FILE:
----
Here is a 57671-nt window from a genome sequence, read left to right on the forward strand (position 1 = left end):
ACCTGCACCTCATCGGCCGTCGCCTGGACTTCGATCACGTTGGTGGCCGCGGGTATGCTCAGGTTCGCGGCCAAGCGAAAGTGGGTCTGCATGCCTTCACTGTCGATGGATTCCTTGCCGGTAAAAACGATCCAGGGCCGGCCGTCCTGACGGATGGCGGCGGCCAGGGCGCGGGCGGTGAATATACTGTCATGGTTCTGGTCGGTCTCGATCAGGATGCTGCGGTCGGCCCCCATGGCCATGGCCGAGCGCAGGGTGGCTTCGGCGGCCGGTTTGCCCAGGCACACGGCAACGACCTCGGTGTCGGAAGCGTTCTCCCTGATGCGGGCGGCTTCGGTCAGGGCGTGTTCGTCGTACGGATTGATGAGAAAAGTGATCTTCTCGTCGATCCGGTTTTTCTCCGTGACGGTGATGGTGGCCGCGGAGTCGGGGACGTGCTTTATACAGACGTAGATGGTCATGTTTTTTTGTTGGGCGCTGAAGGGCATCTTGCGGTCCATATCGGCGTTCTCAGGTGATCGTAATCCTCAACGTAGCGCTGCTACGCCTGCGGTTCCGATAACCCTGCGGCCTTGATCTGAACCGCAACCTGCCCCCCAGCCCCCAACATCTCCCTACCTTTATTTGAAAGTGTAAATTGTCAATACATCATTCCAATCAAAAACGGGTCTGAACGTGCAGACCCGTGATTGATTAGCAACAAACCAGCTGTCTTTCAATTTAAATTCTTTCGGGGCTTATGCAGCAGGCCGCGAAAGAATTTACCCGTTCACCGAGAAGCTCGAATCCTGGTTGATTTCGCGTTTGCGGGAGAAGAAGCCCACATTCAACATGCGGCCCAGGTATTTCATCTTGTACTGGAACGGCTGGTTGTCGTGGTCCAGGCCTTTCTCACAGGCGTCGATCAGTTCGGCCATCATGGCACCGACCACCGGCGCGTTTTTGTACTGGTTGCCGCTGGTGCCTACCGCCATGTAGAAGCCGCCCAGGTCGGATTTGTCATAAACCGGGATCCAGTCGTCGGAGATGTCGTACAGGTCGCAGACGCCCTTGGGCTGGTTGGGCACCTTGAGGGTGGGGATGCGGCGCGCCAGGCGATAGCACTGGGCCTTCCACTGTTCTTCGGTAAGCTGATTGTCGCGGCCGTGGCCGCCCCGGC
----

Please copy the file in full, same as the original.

Here is a 57671-nt window from a genome sequence, read left to right on the forward strand (position 1 = left end):
ACCTGCACCTCATCGGCCGTCGCCTGGACTTCGATCACGTTGGTGGCCGCGGGTATGCTCAGGTTCGCGGCCAAGCGAAAGTGGGTCTGCATGCCTTCACTGTCGATGGATTCCTTGCCGGTAAAAACGATCCAGGGCCGGCCGTCCTGACGGATGGCGGCGGCCAGGGCGCGGGCGGTGAATATACTGTCATGGTTCTGGTCGGTCTCGATCAGGATGCTGCGGTCGGCCCCCATGGCCATGGCCGAGCGCAGGGTGGCTTCGGCGGCCGGTTTGCCCAGGCACACGGCAACGACCTCGGTGTCGGAAGCGTTCTCCCTGATGCGGGCGGCTTCGGTCAGGGCGTGTTCGTCGTACGGATTGATGAGAAAAGTGATCTTCTCGTCGATCCGGTTTTTCTCCGTGACGGTGATGGTGGCCGCGGAGTCGGGGACGTGCTTTATACAGACGTAGATGGTCATGTTTTTTTGTTGGGCGCTGAAGGGCATCTTGCGGTCCATATCGGCGTTCTCAGGTGATCGTAATCCTCAACGTAGCGCTGCTACGCCTGCGGTTCCGATAACCCTGCGGCCTTGATCTGAACCGCAACCTGCCCCCCAGCCCCCAACATCTCCCTACCTTTATTTGAAAGTGTAAATTGTCAATACATCATTCCAATCAAAAACGGGTCTGAACGTGCAGACCCGTGATTGATTAGCAACAAACCAGCTGTCTTTCAATTTAAATTCTTTCGGGGCTTATGCAGCAGGCCGCGAAAGAATTTACCCGTTCACCGAGAAGCTCGAATCCTGGTTGATTTCGCGTTTGCGGGAGAAGAAGCCCACATTCAACATGCGGCCCAGGTATTTCATCTTGTACTGGAACGGCTGGTTGTCGTGGTCCAGGCCTTTCTCACAGGCGTCGATCAGTTCGGCCATCATGGCACCGACCACCGGCGCGTTTTTGTACTGGTTGCCGCTGGTGCCTACCGCCATGTAGAAGCCGCCCAGGTCGGATTTGTCATAAACCGGGATCCAGTCGTCGGAGATGTCGTACAGGTCGCAGACGCCCTTGGGCTGGTTGGGCACCTTGAGGGTGGGGATGCGGCGCGCCAGGCGATAGCACTGGGCCTTCCACTGTTCTTCGGTAAGCTGATTGTCGCGGCCGTGGCCGCCCCGGC